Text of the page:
So GQ has done a slide-show feature about the fifteen worst fan bases in sports.  I already knew that Philly fans would somewhere be on the list.  However, the description of Eagles and Phillies fans as the number two and number one worst fans in sports got grating very fast.  It's just another example of the ridiculous and atrocious meme of the 'awful Philly fan'.  To wit...
Over the years, Philadelphia fans have booed Santa Claus, their own star players, and most absurdly, the recipient of America's very first hand transplant, whose crime was dribbling in a ceremonial first pitch—thrown with his freshly transplanted hand. Boooo! Admittedly, there are some things fans have cheered. Like Michael Irvin's career-ending neck injury and a fan being tased on the outfield grass. Things reached their nadir last season, when Citizens Bank Park played host to arguably the most heinous incident in the history of sports: A drunken fan intentionally vomited on an 11-year-old girl. The truth is this: All told, Philadelphia stadiums house the most monstrous collection of humanity outside of the federal penal system. "Some of these people would boo the crack in the Liberty Bell," baseball legend Pete Rose once said. More likely, these savages would have thrown the battery that cracked it.
How original.  Instead of going and doing some investigative work, let's just slap together some old stories and treat one obnoxious jerk throwing up on a girl as if it could only happen in Philadelphia.  I am not generally thin-skinned, but my whole life I have had to hear this laundry list of 'sins' by Philly fans from a bunch of know-nothings...actually, let me rephrase that...I have to hear it from people who ought to know better.  Try something original, people, instead of just repeating the same old tired canard.  I will not stoop to a tu quoque argument about other fan bases, but I will comment on the fact that there is a blatant double-standard when it comes to reporting/commenting on any kind of questionable fan behavior at a Philadelphia sporting event.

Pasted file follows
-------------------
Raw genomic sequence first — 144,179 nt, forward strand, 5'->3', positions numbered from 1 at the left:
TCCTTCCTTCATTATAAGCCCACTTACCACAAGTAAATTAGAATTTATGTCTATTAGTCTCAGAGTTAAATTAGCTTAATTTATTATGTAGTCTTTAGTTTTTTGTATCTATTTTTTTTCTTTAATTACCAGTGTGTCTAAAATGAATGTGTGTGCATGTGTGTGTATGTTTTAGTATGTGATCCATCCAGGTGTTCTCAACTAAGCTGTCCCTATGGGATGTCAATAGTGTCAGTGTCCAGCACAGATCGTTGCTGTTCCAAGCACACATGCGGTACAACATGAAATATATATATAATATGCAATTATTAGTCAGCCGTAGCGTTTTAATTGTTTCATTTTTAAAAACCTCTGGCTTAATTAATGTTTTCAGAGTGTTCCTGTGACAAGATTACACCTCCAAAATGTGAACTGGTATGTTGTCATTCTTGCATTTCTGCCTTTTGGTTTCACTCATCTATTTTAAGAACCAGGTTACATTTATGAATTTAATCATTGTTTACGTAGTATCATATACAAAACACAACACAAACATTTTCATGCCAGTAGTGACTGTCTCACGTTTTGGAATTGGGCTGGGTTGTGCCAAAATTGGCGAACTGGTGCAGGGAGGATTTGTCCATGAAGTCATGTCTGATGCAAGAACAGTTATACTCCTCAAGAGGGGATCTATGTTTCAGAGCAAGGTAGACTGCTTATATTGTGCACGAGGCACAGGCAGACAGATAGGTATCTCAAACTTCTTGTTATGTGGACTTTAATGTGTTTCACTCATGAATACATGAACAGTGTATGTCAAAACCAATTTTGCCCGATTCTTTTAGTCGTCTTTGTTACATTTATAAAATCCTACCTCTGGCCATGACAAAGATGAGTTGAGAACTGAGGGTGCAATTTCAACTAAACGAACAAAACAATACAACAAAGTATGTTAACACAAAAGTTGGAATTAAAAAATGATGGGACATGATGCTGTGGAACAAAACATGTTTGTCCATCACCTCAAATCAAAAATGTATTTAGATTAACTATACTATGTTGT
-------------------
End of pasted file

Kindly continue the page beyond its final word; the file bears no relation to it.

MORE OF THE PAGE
Allow me one final insult to GQ and their little story format - their slideshow makes Bleacher Report look like a respectable and professional journalistic outfit.  

Tuesday, March 15, 2011

Call Arsenio Hall, There's Something Amiss Here...

...and I can't quite put my finger on it.

Boston College, an ostensibly Catholic institution of learning, has hosted a 'Meatless Monday' in the name of saving the planet, but serves meat on Fridays during Lent.